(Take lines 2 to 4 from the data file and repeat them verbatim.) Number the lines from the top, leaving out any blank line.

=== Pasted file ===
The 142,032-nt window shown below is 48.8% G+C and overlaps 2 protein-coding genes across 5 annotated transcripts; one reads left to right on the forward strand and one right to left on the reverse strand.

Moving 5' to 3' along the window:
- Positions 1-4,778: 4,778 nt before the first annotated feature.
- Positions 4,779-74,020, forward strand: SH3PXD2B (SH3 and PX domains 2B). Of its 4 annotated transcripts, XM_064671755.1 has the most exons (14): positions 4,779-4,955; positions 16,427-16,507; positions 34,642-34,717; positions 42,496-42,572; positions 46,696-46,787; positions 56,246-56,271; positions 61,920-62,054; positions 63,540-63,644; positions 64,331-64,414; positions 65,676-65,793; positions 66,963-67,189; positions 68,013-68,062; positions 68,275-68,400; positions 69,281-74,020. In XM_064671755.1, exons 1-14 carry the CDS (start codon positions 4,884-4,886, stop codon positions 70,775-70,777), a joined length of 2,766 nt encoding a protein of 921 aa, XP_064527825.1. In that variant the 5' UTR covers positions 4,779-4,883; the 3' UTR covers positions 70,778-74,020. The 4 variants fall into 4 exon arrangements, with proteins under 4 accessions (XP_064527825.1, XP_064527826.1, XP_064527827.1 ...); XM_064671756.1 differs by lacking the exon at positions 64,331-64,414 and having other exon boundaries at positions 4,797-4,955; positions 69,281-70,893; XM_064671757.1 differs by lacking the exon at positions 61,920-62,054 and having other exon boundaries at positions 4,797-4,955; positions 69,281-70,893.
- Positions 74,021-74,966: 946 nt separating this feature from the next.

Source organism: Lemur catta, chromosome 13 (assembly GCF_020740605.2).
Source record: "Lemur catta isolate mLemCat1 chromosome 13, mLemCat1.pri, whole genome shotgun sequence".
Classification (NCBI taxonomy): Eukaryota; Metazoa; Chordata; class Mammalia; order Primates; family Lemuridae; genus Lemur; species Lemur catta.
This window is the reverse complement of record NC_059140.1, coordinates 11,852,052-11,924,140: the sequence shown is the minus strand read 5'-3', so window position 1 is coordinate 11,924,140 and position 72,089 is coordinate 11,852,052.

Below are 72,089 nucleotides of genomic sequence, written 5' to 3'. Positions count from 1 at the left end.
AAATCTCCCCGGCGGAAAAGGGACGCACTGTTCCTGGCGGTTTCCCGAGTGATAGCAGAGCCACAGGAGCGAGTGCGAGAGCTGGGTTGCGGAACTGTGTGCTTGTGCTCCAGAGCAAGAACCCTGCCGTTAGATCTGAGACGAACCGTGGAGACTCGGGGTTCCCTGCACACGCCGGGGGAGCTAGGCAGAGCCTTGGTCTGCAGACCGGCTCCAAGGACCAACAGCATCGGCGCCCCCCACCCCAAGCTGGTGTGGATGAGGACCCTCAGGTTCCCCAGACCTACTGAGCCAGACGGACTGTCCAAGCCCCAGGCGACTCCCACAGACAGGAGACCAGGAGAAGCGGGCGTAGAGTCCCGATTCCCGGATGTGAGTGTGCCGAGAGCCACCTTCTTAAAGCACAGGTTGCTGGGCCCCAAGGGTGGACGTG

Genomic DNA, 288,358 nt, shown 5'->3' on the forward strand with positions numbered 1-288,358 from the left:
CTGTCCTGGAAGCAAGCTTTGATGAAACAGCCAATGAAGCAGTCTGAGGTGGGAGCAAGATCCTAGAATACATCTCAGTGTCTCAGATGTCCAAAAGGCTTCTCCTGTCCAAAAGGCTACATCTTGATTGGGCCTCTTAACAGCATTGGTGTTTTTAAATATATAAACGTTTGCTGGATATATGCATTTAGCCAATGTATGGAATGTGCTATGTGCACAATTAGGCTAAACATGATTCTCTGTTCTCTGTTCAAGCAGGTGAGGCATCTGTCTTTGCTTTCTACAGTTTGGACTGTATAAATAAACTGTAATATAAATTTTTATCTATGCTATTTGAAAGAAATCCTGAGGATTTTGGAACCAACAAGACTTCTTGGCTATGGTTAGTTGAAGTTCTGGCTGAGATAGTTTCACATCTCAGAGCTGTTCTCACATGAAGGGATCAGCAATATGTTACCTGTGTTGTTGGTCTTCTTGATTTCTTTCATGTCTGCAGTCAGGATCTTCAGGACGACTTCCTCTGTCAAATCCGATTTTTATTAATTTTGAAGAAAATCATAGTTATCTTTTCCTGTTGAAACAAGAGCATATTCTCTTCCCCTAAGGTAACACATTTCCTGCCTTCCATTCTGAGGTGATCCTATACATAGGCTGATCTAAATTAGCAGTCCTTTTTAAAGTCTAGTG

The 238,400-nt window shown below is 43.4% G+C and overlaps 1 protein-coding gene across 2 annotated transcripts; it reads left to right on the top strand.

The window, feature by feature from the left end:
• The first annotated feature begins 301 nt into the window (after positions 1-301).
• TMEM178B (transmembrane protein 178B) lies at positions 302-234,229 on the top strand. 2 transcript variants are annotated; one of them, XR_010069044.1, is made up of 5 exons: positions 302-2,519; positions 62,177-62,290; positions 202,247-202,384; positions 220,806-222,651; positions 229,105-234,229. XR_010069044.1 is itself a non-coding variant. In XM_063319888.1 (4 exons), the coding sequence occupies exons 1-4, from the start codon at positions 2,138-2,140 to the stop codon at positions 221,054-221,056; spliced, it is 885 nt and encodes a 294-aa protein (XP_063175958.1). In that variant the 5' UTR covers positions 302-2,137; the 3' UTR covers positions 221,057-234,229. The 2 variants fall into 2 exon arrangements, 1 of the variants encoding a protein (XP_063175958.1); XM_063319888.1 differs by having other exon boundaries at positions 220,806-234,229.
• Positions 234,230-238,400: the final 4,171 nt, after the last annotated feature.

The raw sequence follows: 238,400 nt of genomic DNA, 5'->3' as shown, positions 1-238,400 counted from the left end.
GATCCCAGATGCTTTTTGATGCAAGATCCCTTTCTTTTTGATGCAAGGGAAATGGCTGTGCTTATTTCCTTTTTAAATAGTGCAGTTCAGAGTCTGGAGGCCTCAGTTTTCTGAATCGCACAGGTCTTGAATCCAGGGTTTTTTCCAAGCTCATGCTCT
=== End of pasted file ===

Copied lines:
Moving 5' to 3' along the window:
- Positions 1-4,778: 4,778 nt before the first annotated feature.
- Positions 4,779-74,020, forward strand: SH3PXD2B (SH3 and PX domains 2B). Of its 4 annotated transcripts, XM_064671755.1 has the most exons (14): positions 4,779-4,955; positions 16,427-16,507; positions 34,642-34,717; positions 42,496-42,572; positions 46,696-46,787; positions 56,246-56,271; positions 61,920-62,054; positions 63,540-63,644; positions 64,331-64,414; positions 65,676-65,793; positions 66,963-67,189; positions 68,013-68,062; positions 68,275-68,400; positions 69,281-74,020. In XM_064671755.1, exons 1-14 carry the CDS (start codon positions 4,884-4,886, stop codon positions 70,775-70,777), a joined length of 2,766 nt encoding a protein of 921 aa, XP_064527825.1. In that variant the 5' UTR covers positions 4,779-4,883; the 3' UTR covers positions 70,778-74,020. The 4 variants fall into 4 exon arrangements, with proteins under 4 accessions (XP_064527825.1, XP_064527826.1, XP_064527827.1 ...); XM_064671756.1 differs by lacking the exon at positions 64,331-64,414 and having other exon boundaries at positions 4,797-4,955; positions 69,281-70,893; XM_064671757.1 differs by lacking the exon at positions 61,920-62,054 and having other exon boundaries at positions 4,797-4,955; positions 69,281-70,893.